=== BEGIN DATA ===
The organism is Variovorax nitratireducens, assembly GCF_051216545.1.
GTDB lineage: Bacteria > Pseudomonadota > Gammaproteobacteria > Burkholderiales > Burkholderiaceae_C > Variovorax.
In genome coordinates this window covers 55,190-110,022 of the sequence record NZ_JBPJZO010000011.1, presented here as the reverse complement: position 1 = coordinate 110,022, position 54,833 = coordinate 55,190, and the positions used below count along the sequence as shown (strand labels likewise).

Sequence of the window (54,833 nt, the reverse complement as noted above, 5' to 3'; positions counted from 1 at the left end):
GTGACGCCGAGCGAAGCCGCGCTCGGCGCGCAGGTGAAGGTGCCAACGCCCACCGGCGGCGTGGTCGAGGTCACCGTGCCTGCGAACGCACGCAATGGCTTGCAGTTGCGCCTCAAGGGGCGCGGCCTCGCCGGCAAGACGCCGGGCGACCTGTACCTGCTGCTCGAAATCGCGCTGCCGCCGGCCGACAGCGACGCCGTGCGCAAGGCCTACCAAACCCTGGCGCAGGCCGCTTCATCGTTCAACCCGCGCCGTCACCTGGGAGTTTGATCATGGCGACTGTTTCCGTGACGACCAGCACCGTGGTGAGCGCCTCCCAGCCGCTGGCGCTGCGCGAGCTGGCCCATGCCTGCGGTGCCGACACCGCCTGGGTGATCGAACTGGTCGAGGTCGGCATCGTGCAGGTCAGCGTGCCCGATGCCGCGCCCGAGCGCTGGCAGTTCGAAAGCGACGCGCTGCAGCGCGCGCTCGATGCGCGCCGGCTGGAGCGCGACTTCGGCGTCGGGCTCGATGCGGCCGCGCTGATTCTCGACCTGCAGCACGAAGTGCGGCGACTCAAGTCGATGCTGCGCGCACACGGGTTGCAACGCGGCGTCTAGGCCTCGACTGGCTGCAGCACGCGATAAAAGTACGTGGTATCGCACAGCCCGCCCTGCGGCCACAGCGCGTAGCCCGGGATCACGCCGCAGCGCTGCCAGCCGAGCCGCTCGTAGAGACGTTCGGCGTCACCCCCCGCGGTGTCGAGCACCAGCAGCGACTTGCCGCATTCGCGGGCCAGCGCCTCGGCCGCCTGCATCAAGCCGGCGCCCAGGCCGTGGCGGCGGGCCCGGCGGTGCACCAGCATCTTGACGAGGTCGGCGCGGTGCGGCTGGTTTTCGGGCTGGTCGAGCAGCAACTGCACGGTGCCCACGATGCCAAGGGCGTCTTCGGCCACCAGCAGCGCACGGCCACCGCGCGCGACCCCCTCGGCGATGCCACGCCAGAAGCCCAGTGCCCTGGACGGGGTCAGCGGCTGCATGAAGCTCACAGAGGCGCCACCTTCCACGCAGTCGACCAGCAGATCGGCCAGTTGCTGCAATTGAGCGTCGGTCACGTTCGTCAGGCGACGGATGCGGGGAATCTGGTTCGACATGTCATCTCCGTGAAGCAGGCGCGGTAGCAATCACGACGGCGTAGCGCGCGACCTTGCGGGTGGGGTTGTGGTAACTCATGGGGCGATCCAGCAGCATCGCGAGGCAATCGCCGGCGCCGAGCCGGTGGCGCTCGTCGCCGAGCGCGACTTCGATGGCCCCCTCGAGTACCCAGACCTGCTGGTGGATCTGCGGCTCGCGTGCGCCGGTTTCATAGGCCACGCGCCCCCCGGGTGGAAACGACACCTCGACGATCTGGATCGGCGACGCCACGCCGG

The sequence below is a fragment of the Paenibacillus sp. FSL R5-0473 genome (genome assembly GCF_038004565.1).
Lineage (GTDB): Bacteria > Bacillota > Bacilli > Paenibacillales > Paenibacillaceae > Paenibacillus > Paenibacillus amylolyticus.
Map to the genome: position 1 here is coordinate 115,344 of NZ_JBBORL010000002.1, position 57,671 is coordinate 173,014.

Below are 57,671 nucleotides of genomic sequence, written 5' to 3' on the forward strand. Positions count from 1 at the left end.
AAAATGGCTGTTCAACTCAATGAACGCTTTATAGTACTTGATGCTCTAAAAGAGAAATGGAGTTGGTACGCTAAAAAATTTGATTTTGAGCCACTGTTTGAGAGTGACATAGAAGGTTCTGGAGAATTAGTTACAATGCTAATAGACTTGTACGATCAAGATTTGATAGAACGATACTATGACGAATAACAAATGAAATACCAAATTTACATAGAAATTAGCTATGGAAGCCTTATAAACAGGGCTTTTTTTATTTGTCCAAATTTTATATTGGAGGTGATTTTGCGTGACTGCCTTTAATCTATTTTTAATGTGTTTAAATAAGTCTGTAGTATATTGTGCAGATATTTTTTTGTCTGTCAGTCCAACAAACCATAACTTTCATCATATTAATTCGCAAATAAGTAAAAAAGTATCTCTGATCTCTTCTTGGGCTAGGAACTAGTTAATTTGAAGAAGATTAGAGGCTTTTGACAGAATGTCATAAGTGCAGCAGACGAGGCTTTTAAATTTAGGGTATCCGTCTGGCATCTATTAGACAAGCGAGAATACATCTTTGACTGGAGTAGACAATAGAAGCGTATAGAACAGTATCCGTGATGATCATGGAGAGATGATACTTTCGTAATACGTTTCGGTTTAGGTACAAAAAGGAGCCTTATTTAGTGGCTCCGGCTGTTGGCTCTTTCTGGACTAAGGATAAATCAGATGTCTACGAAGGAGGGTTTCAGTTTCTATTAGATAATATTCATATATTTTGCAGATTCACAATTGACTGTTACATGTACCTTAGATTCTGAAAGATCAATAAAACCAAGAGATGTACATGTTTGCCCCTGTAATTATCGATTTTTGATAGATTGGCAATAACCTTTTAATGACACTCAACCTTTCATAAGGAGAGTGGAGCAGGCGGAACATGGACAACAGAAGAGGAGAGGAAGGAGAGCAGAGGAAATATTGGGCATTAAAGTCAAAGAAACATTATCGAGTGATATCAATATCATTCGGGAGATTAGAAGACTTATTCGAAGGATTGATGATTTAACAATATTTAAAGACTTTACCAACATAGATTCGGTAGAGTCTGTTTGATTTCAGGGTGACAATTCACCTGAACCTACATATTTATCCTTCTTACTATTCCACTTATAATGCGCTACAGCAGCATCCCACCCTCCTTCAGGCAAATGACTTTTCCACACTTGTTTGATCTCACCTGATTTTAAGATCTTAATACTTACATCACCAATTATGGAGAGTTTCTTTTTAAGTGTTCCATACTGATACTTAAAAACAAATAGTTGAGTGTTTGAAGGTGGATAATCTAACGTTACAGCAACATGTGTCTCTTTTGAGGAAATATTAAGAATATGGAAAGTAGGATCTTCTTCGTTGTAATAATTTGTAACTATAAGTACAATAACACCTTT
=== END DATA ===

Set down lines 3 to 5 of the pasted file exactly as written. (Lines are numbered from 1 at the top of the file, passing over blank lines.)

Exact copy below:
In genome coordinates this window covers 55,190-110,022 of the sequence record NZ_JBPJZO010000011.1, presented here as the reverse complement: position 1 = coordinate 110,022, position 54,833 = coordinate 55,190, and the positions used below count along the sequence as shown (strand labels likewise).

Sequence of the window (54,833 nt, the reverse complement as noted above, 5' to 3'; positions counted from 1 at the left end):
GTGACGCCGAGCGAAGCCGCGCTCGGCGCGCAGGTGAAGGTGCCAACGCCCACCGGCGGCGTGGTCGAGGTCACCGTGCCTGCGAACGCACGCAATGGCTTGCAGTTGCGCCTCAAGGGGCGCGGCCTCGCCGGCAAGACGCCGGGCGACCTGTACCTGCTGCTCGAAATCGCGCTGCCGCCGGCCGACAGCGACGCCGTGCGCAAGGCCTACCAAACCCTGGCGCAGGCCGCTTCATCGTTCAACCCGCGCCGTCACCTGGGAGTTTGATCATGGCGACTGTTTCCGTGACGACCAGCACCGTGGTGAGCGCCTCCCAGCCGCTGGCGCTGCGCGAGCTGGCCCATGCCTGCGGTGCCGACACCGCCTGGGTGATCGAACTGGTCGAGGTCGGCATCGTGCAGGTCAGCGTGCCCGATGCCGCGCCCGAGCGCTGGCAGTTCGAAAGCGACGCGCTGCAGCGCGCGCTCGATGCGCGCCGGCTGGAGCGCGACTTCGGCGTCGGGCTCGATGCGGCCGCGCTGATTCTCGACCTGCAGCACGAAGTGCGGCGACTCAAGTCGATGCTGCGCGCACACGGGTTGCAACGCGGCGTCTAGGCCTCGACTGGCTGCAGCACGCGATAAAAGTACGTGGTATCGCACAGCCCGCCCTGCGGCCACAGCGCGTAGCCCGGGATCACGCCGCAGCGCTGCCAGCCGAGCCGCTCGTAGAGACGTTCGGCGTCACCCCCCGCGGTGTCGAGCACCAGCAGCGACTTGCCGCATTCGCGGGCCAGCGCCTCGGCCGCCTGCATCAAGCCGGCGCCCAGGCCGTGGCGGCGGGCCCGGCGGTGCACCAGCATCTTGACGAGGTCGGCGCGGTGCGGCTGGTTTTCGGGCTGGTCGAGCAGCAACTGCACGGTGCCCACGATGCCAAGGGCGTCTTCGGCCACCAGCAGCGCACGGCCACCGCGCGCGACCCCCTCGGCGATGCCACGCCAGAAGCCCAGTGCCCTGGACGGGGTCAGCGGCTGCATGAAGCTCACAGAGGCGCCACCTTCCACGCAGTCGACCAGCAGATCGGCCAGTTGCTGCAATTGAGCGTCGGTCACGTTCGTCAGGCGACGGATGCGGGGAATCTGGTTCGACATGTCATCTCCGTGAAGCAGGCGCGGTAGCAATCACGACGGCGTAGCGCGCGACCTTGCGGGTGGGGTTGTGGTAACTCATGGGGCGATCCAGCAGCATCGCGAGGCAATCGCCGGCGCCGAGCCGGTGGCGCTCGTCGCCGAGCGCGACTTCGATGGCCCCCTCGAGTACCCAGACCTGCTGGTGGATCTGCGGCTCGCGTGCGCCGGTTTCATAGGCCACGCGCCCCCCGGGTGGAAACGACACCTCGACGATCTGGATCGGCGACGCCACGCCGG